Thousands remember Brussels attacks in sombre, multi-faith march
Thousands of people attended a commemorative march on Sunday (April 17) in the Belgian capital Brussels, nearly a month after a series of attacks against the city’s metro and Zaventem airport killed 32 people.
Holding banners reading messages like “All together against terror and hatred” and “Together in Peace. Freedom. Respect,” participants gathered in the town’s northern station before marching across the city centre to the Bourse, the city’s former stock exchange and what has become its commemoration landmark.
Followed by clerical representatives of Belgium’s various religious communities, the march was opened by its organisers, the Leuven-based confederation of associations “Hart boven hard”, a group that describes itself as anti-capitalist and whose name loosely translates as “Heart above austerity”.
One of the groups’ founders, Wouter Hillaert, said the idea for the march arose after a group of far-right protesters disturbed previous commemorations at the Bourse.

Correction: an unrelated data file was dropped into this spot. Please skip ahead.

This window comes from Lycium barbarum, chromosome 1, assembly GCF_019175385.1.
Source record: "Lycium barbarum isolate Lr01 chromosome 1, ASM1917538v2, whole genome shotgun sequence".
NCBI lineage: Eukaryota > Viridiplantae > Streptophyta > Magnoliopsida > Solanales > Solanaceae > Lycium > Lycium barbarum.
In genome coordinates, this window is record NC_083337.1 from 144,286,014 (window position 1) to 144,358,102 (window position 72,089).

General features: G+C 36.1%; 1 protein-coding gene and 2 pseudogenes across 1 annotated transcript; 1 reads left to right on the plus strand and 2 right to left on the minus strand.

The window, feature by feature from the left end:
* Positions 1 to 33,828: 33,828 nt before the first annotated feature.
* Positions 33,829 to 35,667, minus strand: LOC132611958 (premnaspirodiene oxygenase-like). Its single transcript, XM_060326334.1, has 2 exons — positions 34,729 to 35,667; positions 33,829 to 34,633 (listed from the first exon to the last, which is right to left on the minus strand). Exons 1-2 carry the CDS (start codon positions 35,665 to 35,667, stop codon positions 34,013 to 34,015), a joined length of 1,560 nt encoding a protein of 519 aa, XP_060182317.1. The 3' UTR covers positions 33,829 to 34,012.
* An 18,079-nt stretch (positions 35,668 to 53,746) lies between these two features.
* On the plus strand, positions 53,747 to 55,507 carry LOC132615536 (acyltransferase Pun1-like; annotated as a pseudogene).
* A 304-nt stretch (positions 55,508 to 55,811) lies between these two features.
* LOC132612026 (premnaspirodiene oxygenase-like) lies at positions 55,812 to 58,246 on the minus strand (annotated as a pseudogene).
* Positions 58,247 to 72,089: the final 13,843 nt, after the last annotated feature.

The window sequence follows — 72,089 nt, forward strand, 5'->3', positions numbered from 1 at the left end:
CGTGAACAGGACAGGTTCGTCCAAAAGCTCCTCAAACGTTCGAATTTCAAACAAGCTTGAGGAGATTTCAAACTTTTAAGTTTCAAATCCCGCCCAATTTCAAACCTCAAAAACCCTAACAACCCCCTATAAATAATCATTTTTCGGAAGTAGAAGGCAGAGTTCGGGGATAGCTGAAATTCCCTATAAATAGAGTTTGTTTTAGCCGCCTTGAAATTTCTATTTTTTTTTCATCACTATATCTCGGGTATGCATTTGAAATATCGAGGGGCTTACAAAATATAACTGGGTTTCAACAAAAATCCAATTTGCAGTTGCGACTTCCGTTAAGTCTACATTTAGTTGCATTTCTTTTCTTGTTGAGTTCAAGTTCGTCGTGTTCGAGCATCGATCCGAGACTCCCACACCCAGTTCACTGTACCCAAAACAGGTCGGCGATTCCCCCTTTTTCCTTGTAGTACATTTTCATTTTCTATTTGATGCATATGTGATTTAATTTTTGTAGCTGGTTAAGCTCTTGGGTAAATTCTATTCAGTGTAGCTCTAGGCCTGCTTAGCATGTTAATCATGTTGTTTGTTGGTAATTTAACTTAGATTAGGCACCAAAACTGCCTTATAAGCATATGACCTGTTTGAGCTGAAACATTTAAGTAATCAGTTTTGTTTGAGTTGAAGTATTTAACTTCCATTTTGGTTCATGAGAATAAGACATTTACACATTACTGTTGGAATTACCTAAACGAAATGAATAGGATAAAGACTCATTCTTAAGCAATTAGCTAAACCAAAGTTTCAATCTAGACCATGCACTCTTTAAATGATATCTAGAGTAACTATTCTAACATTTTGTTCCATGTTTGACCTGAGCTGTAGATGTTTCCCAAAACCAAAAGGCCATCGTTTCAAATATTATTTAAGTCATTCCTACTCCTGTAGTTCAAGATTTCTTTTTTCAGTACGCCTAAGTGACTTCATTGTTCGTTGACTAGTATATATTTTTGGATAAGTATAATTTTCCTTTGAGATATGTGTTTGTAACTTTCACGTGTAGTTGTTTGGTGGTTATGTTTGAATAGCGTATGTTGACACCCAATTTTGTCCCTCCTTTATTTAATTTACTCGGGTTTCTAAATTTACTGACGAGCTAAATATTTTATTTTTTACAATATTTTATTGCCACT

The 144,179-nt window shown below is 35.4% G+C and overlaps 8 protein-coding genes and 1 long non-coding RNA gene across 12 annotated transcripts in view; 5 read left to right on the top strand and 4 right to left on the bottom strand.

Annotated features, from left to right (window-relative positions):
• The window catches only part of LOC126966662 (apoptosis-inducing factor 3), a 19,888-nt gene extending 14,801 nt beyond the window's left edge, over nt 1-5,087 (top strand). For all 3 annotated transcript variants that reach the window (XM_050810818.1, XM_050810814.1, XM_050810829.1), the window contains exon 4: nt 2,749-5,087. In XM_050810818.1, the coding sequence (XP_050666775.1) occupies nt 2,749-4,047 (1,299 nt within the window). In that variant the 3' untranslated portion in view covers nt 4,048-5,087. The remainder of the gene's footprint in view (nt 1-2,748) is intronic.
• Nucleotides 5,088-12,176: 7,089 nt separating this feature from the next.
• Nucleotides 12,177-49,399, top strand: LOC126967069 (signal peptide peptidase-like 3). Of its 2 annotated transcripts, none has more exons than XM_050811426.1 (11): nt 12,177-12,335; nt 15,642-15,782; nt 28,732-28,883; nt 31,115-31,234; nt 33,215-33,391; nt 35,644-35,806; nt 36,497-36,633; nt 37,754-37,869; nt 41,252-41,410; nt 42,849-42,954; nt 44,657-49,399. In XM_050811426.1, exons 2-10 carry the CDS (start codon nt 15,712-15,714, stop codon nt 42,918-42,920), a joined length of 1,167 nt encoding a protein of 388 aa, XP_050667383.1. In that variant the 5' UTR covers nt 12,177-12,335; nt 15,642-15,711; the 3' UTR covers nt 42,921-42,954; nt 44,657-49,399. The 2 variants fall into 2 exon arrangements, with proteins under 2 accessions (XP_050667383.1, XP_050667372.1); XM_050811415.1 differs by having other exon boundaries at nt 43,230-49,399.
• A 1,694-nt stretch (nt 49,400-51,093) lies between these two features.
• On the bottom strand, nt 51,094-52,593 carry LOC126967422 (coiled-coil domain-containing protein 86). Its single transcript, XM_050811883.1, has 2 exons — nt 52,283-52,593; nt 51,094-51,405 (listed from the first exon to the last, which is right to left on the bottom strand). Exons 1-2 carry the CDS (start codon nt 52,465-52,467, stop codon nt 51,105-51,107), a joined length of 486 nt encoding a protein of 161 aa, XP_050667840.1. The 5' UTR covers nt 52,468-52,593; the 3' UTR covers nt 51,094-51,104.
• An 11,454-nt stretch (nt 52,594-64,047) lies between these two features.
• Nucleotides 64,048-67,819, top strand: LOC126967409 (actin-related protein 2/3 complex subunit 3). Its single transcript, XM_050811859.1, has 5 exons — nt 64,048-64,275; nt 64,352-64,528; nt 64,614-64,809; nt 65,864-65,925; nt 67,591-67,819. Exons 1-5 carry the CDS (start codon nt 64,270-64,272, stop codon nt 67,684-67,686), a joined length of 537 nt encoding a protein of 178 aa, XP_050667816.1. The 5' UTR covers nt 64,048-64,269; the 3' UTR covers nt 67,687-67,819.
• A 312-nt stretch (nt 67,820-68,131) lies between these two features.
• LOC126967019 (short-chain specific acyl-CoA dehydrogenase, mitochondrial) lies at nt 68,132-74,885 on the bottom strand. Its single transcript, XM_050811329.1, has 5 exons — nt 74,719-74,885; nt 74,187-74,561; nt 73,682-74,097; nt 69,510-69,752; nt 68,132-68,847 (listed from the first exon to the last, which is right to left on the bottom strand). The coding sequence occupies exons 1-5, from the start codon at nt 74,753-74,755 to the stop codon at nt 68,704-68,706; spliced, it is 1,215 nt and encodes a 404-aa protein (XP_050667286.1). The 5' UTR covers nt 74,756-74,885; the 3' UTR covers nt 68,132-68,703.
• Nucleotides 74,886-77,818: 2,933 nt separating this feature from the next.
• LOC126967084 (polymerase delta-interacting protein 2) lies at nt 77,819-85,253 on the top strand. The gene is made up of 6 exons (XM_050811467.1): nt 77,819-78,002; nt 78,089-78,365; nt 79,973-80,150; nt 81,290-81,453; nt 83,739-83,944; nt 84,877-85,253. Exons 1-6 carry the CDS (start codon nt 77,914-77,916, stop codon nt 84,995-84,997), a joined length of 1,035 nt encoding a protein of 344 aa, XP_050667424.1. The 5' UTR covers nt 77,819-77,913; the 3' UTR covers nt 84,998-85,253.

“We want a Belgium of unity; I think that’s the only good answer we can have on the terror. It’s not against each other, but together we will fight terrorism,” said Hillaert.
Pensioner Marie-Therese Pirenne travelled from the small town of Plombieres near the border with Germany to attend the march.
“I’m glad I came today to participate with all the Belgians and people from the entire world, and to express solidarity against all these barbarians who are attacking us,” Pirenne said.
After the march, members of its organisation committee and victims along with relatives of victims met with Belgian Prime Minister, Charles Michel, at his official residence, the Lambermont, near Brussels’ royal palace.
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